Due to the fact that we have produced mobile software for more than 20 years at Mi-Corporation, we often say we were “doing mobile before mobile was cool.” The iPhone was not even released until 2007! Did you know that our CEO, Greg Clary, was doing machine learning before machine learning was cool? His academic and early career background was in machine learning, beginning in 1990. He focused on applying statistical machine learning models, such as hidden Markov models and neural networks to speech recognition, handwriting recognition, and image sequence classification.
The key to machine learning is “training” data. In machine learning, the computer builds models based on existing training examples in order to make predictions or classifications based on new data. In the current work of Mi-Corporation, users collect copious amounts of data using mobile devices. This data is aggregated into databases. For one transportation customer, in a four-month period, three auditors collected over 2,600 inspection records. This is more than enough data to train machine learning models. While the amount of training data necessary for accurate prediction or classification depends on the number of parameters of the chosen model, a reasonably sophisticated, accurate model could be built with this data. In a 2017 study of CIOs from The Enterprisers Project, close to “90 percent of respondents say more automation will increase the accuracy and speed of decisions.” Therefore, Machine Learning is becoming more and more applicable in the business landscape as we progress forward.
In our Mi-Analytics product, users interact with charts and graphs based on collected data. Tables and charts are connected and simultaneously change when users click on sections of a chart or graph. Users can drill-through all the way to individual inspection records including photos. These interactive, connected charts provide powerful visualizations (see example below). The data we collect can also be used to train machine learning algorithms to make predictions and classifications.
An Artificial Intelligence Day was held at the United States Department of Transportation last week. It was moderated by the Chief Data Officer Daniel Morgan of DOT and featured speeches from the Secretary of Transportation and the CIO of DOT, among others. We were proud to have a table (pictured below) between fellow exhibitors Microsoft and Salesforce. The Chief Data Officer of DOT named two examples when talking about artificial intelligence: one was machine learning as applied to their safety data, and the other was artificial intelligence aids for inspectors such as speech recognition. Mi-Corporation’s business applies to both areas, and we are excited to work with DOT.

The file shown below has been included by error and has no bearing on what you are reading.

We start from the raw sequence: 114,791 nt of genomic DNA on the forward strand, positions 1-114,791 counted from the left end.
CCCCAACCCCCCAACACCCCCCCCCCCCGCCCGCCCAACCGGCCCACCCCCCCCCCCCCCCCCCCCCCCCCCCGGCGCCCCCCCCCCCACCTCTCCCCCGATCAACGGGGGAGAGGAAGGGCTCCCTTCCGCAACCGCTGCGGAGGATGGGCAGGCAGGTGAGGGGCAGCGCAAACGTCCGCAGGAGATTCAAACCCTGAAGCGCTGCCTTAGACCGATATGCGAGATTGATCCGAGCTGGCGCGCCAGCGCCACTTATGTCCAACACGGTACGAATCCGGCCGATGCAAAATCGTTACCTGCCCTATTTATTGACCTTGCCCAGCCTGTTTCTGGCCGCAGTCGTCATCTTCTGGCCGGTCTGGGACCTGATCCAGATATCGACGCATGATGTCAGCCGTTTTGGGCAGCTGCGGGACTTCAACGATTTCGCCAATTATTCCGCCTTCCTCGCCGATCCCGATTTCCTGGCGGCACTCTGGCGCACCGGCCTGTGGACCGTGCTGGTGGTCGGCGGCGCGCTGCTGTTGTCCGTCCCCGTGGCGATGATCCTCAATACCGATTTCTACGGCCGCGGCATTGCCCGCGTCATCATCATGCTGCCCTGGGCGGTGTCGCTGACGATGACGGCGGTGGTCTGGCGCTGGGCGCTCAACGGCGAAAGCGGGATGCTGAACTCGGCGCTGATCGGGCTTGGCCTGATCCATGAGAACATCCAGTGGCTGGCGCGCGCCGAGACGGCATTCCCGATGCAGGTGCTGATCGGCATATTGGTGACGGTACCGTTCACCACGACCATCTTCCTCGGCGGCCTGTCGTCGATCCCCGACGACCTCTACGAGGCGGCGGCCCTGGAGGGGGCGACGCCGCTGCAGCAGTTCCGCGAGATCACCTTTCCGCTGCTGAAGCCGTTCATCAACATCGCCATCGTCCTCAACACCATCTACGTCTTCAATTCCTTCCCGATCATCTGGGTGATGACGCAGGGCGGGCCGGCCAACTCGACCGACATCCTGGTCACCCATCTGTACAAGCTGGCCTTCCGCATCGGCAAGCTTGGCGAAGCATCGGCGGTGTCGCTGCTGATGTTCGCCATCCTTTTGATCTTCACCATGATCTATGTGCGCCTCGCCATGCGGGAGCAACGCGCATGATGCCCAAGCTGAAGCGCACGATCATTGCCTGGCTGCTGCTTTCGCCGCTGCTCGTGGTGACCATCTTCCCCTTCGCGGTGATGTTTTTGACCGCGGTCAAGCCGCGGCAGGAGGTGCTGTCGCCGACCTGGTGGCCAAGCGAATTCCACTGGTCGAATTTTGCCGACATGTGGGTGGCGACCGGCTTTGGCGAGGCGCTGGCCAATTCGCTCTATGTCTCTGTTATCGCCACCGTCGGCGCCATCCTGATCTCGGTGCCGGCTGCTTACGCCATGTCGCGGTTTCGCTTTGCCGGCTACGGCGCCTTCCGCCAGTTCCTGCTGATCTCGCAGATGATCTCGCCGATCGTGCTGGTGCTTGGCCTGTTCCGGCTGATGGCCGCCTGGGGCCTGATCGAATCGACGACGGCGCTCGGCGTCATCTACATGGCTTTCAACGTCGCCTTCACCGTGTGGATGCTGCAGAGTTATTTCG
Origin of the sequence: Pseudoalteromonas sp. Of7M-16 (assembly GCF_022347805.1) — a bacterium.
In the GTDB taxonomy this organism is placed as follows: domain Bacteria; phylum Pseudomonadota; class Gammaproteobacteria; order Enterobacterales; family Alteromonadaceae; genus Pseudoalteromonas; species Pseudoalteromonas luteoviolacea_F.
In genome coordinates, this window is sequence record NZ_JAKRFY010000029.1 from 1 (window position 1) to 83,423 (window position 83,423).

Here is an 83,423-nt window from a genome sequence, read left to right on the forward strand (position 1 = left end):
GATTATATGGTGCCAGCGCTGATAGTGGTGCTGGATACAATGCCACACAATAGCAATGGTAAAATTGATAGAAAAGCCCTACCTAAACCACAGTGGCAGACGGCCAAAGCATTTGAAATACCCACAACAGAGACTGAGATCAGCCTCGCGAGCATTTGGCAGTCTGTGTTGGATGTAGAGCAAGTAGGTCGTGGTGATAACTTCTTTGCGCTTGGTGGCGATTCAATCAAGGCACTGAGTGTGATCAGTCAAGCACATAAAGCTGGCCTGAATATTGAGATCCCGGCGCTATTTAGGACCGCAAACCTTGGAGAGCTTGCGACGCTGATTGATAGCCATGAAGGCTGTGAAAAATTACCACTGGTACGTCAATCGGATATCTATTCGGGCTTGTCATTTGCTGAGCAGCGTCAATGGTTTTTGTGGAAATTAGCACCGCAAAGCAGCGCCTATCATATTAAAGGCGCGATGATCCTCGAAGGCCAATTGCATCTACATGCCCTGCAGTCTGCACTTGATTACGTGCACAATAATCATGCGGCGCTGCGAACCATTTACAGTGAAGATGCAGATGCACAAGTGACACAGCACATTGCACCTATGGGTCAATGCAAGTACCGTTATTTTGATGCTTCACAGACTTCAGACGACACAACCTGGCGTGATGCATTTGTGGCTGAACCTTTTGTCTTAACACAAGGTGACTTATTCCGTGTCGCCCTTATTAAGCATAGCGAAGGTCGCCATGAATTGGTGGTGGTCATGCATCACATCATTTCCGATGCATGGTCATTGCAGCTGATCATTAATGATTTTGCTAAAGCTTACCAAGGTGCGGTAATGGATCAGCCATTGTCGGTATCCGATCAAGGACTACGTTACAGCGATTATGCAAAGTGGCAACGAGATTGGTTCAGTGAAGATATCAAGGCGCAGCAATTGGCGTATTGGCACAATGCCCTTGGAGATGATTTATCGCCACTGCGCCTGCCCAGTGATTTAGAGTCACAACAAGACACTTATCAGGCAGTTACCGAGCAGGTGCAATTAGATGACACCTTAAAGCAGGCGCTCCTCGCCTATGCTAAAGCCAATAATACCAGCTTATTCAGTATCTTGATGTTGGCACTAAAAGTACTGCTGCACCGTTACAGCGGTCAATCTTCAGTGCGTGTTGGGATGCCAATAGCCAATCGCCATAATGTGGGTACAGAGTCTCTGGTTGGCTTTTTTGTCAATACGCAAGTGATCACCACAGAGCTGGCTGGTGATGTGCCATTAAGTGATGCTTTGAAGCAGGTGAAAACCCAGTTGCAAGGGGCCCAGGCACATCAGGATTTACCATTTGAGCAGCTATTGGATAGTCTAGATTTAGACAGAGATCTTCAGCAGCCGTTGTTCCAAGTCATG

An important statistical model in machine learning is the hidden Markov model. It is used to model time series data. A model can be built to represent each class or predictive outcome. Each model is a Markov chain with non-observable state sequences, which generates the data. Hidden Markov models are commonly applied to speech recognition because while audio is observable, the states of the vocal tract which produced the audio are not directly observable. Specific to DOT, we hypothesize that hidden Markov models apply to traffic accident prediction as well. While there are many observations that are pertinent before a crash, such as vehicle speed and direction changes, the series of decisions made by involved drivers are not directly observable and are thus hidden.
Our partner Microsoft supports machine learning experiments via its Azure Machine Learning (ML) environment. Azure ML provides drag and drop support for aspects of data handling, modeling, and model evaluations that formerly took weeks or even months in Greg Clary’s early career. A screen shot of the drag and drop Azure ML Studio environment is featured below. At Mi-Corporation, we are honored to work with Microsoft and customers like Department of Transportation to bring the power of machine learning to bear on important business problems.